This week in AI and Machine Learning: Looking ahead to Google Cloud Next, the AI Bill of Rights, and more.
From October 11th-13th, next week’s Google Cloud Next conference will connect computing and technology professionals from across the globe for three days of high-impact keynotes and panel discussions.
Among this year’s presenters is Plainsight’s Co-Founder and CEO, Carlos Anchia. Carlos joins two Google Cloud Product Managers, Fabien Blanc-Paques and Nelson Gonzales, and Brain Corp Vice President, Botond Szarmáry to discuss and demonstrate the transformative power of repeatable enterprise computer vision in a session titled, Deliver next generation business insights with computer vision applications.
Attendees can expect to learn about how Plainsight and Google Cloud are working together to help businesses:
- Accelerate speed to value of computer vision with transformative insights
- Productionalize successful end-to-end computer vision across diverse use cases
- Enable cost reduction, resource efficiency, as well as responsible computer vision management and oversight.
That’s not the only session we’re looking forward to next week. Next registrants can prepare by organizing a playlist of the presentations that look most appealing to them. Check out Carlos’ complete list of must-attend sessions and register for Google Cloud Next today to start building a playlist of your own.
Artificial Intelligence News
White House Announces AI Bill of Rights
On Tuesday, the Biden administration published a whitepaper entitled Blueprint for an AI Bill of Rights, intended to draw attention to issues related to AI and kickstart a federal response. According to the five key principles identified in the document, Americans in the AI-age have the following rights: protection against unsafe and ineffective systems, protection from discrimination by systems and algorithms, protections from abuse data practices and agency over how data is used; information related to which systems are used as well as how and why they work; and the option to opt out of automated support where appropriate.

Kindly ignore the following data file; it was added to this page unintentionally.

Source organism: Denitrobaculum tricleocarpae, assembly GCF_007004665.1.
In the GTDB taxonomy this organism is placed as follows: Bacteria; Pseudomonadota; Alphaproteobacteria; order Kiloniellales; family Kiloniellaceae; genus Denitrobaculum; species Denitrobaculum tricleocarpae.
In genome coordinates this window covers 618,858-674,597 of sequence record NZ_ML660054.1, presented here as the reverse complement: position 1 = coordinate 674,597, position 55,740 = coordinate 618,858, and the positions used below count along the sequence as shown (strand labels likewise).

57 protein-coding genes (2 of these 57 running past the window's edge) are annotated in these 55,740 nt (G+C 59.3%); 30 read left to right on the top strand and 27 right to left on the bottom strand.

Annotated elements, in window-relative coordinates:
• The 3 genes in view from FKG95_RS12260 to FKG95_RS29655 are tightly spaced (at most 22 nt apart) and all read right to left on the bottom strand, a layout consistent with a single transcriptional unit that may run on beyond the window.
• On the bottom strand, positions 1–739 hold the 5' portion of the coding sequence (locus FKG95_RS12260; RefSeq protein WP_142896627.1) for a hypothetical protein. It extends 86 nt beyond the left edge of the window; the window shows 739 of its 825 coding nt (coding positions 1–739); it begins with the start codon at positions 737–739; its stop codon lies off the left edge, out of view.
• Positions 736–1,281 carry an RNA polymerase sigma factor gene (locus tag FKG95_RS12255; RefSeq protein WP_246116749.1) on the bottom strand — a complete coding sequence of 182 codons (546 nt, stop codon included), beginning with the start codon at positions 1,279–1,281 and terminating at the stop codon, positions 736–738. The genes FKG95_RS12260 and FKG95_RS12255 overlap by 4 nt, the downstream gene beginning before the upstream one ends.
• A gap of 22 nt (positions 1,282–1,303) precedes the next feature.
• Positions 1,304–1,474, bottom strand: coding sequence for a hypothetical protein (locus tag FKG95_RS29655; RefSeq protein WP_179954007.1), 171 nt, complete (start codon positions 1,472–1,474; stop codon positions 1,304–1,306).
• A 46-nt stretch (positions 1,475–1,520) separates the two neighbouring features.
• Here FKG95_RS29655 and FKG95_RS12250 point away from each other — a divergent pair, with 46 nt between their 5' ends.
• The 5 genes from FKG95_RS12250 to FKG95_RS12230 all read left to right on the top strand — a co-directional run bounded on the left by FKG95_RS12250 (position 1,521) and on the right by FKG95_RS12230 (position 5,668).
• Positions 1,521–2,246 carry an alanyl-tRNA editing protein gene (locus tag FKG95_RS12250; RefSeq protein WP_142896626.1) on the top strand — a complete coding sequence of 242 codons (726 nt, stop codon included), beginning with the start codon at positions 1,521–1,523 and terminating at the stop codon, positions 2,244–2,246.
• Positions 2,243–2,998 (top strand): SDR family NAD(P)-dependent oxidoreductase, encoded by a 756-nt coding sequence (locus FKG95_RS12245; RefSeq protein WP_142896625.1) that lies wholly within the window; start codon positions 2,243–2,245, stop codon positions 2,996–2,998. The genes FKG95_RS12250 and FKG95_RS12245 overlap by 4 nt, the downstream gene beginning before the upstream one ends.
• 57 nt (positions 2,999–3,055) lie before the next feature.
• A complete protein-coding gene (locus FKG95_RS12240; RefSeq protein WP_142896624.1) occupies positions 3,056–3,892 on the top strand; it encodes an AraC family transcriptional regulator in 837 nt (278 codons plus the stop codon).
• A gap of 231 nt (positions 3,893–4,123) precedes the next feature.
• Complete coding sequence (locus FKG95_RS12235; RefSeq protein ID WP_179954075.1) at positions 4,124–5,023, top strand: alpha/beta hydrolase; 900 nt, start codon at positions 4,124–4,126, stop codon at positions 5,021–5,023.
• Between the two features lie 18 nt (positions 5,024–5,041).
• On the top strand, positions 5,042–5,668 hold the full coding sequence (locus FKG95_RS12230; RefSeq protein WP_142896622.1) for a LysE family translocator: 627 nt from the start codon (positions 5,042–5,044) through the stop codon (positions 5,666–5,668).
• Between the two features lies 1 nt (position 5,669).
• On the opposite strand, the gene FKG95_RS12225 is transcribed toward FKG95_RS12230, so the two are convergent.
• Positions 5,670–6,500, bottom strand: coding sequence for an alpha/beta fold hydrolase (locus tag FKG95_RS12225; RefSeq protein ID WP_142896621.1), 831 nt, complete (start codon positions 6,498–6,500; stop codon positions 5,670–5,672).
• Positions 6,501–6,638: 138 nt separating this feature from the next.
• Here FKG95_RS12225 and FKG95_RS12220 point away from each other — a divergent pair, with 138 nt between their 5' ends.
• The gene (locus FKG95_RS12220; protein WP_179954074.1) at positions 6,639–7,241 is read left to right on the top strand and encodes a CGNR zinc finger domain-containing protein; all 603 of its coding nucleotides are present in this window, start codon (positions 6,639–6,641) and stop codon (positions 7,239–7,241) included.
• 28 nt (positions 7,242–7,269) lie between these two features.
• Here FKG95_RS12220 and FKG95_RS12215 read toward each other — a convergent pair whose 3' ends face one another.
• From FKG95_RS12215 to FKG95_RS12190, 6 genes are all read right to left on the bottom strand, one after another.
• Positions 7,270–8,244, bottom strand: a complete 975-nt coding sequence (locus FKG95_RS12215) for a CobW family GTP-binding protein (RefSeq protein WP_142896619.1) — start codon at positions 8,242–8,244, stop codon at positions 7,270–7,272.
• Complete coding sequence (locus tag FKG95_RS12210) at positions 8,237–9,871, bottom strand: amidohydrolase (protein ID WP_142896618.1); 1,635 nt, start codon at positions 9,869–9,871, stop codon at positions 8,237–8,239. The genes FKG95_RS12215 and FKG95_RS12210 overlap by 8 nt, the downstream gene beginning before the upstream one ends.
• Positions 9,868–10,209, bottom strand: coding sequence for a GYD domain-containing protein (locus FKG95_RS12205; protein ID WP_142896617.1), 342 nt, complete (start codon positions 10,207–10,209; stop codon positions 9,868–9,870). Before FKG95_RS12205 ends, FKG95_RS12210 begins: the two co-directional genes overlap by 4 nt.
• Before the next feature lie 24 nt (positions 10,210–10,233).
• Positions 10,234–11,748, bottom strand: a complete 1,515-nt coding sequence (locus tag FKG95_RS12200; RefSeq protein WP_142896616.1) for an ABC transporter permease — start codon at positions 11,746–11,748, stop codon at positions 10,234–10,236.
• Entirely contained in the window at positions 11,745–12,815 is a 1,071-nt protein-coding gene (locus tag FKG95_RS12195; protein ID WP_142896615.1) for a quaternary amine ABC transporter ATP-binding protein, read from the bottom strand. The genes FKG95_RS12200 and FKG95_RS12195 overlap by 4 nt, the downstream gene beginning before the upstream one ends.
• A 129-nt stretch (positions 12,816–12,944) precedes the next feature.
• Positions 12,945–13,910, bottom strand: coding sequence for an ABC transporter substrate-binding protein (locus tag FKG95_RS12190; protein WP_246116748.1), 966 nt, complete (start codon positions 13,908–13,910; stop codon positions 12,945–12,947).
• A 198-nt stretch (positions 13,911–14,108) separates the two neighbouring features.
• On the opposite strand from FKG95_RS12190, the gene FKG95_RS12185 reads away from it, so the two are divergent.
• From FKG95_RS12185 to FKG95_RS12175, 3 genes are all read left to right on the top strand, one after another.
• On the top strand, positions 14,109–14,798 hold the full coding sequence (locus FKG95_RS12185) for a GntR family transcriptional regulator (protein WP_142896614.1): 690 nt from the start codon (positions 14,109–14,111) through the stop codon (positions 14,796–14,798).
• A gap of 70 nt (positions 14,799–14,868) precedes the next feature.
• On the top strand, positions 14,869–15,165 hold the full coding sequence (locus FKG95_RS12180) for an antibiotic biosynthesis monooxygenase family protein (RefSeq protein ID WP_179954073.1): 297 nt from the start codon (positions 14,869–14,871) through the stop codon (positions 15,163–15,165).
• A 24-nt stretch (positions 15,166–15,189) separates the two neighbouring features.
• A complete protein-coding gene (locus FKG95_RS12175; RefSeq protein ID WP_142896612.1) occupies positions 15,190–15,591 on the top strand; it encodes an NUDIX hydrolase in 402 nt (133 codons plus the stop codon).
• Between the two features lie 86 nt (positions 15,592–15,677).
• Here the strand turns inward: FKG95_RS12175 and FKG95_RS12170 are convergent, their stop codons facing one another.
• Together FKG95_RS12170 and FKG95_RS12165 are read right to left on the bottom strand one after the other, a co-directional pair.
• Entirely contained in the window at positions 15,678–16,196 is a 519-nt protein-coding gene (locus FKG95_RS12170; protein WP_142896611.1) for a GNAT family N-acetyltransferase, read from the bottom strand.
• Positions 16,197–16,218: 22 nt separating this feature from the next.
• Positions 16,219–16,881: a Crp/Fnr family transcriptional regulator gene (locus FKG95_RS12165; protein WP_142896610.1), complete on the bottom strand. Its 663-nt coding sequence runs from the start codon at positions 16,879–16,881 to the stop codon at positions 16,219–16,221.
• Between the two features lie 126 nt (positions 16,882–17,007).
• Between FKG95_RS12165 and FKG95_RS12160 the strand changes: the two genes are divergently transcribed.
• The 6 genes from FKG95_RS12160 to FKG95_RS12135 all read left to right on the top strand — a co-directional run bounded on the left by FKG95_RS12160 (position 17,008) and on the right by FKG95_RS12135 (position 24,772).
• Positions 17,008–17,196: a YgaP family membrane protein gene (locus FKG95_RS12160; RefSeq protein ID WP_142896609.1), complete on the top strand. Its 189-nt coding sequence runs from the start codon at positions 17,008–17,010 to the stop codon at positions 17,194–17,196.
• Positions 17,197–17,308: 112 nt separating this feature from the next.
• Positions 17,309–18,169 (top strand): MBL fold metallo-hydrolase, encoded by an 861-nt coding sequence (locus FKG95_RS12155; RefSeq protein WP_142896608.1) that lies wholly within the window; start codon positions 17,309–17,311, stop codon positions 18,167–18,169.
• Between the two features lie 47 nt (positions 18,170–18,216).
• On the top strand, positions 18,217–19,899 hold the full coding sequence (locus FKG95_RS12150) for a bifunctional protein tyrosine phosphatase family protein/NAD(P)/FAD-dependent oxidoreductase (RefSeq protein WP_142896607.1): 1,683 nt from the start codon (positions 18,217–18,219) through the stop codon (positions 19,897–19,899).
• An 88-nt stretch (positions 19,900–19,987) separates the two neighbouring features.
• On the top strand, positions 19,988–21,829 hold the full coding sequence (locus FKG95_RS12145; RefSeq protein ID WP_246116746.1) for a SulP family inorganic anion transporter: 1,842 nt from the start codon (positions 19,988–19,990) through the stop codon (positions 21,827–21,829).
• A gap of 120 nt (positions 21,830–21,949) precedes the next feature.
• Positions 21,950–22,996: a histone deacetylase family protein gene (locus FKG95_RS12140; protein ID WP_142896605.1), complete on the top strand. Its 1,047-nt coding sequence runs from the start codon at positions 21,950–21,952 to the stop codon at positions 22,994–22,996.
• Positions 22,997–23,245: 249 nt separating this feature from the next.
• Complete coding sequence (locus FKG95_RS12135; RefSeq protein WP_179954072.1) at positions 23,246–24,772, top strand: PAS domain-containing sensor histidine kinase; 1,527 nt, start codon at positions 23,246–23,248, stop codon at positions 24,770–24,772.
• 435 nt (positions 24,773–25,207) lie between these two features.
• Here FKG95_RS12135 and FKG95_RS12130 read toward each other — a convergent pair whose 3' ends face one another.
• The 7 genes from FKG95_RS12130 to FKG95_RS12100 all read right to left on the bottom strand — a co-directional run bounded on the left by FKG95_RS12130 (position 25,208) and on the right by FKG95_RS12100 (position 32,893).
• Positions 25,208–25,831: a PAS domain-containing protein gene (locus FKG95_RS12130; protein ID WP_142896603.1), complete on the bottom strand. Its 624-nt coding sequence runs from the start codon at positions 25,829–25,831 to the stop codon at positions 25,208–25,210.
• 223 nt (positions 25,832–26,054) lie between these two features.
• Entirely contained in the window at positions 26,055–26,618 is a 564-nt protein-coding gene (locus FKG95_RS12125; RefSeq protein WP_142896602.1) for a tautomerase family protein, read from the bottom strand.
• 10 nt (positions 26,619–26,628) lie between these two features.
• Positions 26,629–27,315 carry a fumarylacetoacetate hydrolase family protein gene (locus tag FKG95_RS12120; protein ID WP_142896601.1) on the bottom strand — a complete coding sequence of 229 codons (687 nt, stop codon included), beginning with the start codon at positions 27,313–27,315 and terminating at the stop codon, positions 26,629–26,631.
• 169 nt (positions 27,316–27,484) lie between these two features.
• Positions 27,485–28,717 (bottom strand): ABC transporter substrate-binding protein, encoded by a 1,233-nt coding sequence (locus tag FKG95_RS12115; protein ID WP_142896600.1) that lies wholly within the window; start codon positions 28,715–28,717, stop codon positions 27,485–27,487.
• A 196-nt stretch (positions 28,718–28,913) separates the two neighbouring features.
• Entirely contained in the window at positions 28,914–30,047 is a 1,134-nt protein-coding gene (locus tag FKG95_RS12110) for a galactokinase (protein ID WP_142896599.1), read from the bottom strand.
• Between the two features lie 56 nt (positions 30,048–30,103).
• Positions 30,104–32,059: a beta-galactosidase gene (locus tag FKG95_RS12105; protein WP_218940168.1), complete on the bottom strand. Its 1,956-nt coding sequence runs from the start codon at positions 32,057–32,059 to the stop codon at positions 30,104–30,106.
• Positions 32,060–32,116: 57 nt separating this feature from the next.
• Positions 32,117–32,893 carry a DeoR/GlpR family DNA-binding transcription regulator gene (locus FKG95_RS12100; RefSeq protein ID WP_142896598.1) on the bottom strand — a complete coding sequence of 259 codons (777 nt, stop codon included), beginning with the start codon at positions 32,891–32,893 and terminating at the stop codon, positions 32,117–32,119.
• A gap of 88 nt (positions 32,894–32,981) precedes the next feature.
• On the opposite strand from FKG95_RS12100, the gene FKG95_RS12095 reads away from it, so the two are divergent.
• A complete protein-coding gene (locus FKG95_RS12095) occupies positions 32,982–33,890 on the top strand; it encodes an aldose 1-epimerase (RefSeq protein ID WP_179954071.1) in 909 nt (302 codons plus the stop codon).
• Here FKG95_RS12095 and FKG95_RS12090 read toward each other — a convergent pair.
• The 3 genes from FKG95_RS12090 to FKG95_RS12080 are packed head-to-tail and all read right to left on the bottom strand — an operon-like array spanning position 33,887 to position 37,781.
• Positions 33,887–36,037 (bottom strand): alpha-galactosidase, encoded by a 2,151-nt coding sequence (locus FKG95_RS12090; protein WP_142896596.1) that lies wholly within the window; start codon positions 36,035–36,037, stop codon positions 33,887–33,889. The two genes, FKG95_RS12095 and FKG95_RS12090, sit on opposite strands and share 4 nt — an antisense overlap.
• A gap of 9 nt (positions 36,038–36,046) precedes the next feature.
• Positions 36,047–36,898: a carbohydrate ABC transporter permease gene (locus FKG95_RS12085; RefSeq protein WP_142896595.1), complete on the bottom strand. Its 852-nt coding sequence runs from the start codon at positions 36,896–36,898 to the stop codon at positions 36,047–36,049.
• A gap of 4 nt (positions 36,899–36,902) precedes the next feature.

Though the tech world is still digesting the news, some early responses have been less than pleased. Khari Johnson, a senior writer for WIRED, argues that the new AI Bill of Rights does not go nearly far enough to reign in Big Tech and protect consumers. “Unlike the US Bill of Rights,” he notes, “the AI version will not have the force of law.” He compares the blueprint unfavorably to similar corporate and government charters. While the principles and goals discussed “are usually directionally right,” he writes, such initiatives are ultimately too vague.
Khari quotes from numerous experts who agree the blueprint should go further. Annette Zimmerman, an AI ethics researcher, acknowledges that she’s both impressed and underwhelmed with the principles outlined by the White House Office of Science and Technology (OSTP). Though the five central tenets cover a lot of ground, they do not take into account that AI cannot always be corrected with AI. “We can’t articulate a bill of rights,” she remarks, “without considering non-deployment.” OSTP officials have characterized the document as more a call to action than a framework for enforcing its recommendations.